Dr Gaétan Burgio
Dr Burgio was born in France and completed his education in Paris. He graduated from the Faculty of Medicine Xavier Bichat in Paris in 2002 with a Medical Degree. He worked as a consultant in an emergency department at Paris while he was undertaking his PhD studies at Pasteur Institute, Paris. He completed his PhD in 2008 from Pasteur Institute in France and migrated to Australia to join Professor Simon Foote as a postdoctoral researcher at the Menzies Research Institute (University of Tasmania) from 2008 to 2012, and the Australian School of Advanced Medicine at Macquarie University from 2012 to 2015 investigating the host response to the malaria parasite using large scale ENU mutagenesis in mice. In 2015 he was appointed as a Group Leader at The John Curtin of Medical Research, and Head of the transgenesis core facility at the Australian Phenomics Facility to establish a new research program of the host pathogens interaction on multidrug resistant bacteria and the malaria parasite, using cutting edge technologies such as CRISPR/Cas9 genome editing. His research is supported by the National Health and Medical Research Council (NHMRC) and the National Collaborative Research Infrastructure Strategy (NCRIS) in Australia.
As Florida voters are asked to weigh in on a GM mosquito field trial, where is (and isn’t) the science of Zika virus control?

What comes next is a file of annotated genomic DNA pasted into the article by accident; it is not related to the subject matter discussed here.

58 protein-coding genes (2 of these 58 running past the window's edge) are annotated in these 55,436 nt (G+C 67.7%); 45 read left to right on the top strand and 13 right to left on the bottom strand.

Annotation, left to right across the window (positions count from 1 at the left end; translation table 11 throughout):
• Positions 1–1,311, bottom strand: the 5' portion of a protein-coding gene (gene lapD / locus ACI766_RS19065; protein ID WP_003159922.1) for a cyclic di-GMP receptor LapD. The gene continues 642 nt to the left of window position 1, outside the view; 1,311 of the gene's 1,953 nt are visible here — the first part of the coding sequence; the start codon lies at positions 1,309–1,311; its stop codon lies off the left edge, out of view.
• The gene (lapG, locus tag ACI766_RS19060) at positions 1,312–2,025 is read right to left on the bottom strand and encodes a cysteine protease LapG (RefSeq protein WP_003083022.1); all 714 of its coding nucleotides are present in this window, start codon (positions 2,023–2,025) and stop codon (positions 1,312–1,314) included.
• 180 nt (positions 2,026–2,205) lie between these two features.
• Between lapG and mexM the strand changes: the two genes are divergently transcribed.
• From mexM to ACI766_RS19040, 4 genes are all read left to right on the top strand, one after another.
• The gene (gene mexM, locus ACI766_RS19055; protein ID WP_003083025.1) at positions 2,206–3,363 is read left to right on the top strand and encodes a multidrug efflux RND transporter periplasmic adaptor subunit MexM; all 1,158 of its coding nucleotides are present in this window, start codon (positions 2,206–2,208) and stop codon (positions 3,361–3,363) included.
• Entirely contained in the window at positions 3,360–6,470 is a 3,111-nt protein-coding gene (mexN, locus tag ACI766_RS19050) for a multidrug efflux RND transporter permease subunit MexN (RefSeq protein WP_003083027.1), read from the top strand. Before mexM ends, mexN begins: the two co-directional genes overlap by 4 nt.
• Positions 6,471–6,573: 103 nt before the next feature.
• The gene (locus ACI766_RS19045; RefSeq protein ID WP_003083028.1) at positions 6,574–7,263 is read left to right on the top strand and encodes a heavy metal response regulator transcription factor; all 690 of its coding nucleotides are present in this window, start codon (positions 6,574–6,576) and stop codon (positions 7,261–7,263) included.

My research group focuses on elucidating the genetic mechanisms of the interaction of the pathogens with the host using avant-garde technologies. Resistance from pathogens to antibiotics or antiparasitic drugs is a growing concern and affects millions patients worldwide every year. There is an urgent need to find novel treatment to improve the care of people as bacteria or parasites are becoming resistant to all existing antibiotics and antiparasitic agents. Novel & innovative strategies are desperately needed for this problem. In the general population, there are individual differences between humans that give some people an advantage in their ability to resist severe disease caused by infections. My group aim to understand why these people are resistant to pathogens using mouse as a model. Using genomic technologies (DNA and RNA sequencing), advanced mouse genetic technologies (ENU mutagenesis in mice, Collaborative Cross in mice) or transgenesis technologies such as CRISPR/Cas9 mediated genome editing in mice or pathogens, we aim to dissect mechanisms of the host resistance to pathogens (hospital acquired infection as well as malaria) as well as the mechanisms of interaction of the pathogens to the host.
Areas of expertise
- Quantitative Genetics (Incl. Disease And Trait Mapping Genetics)
- Infectious Diseases
- Genetics Not Elsewhere Classified
- Other Biological Sciences
- Medical Molecular Engineering Of Nucleic Acids And Proteins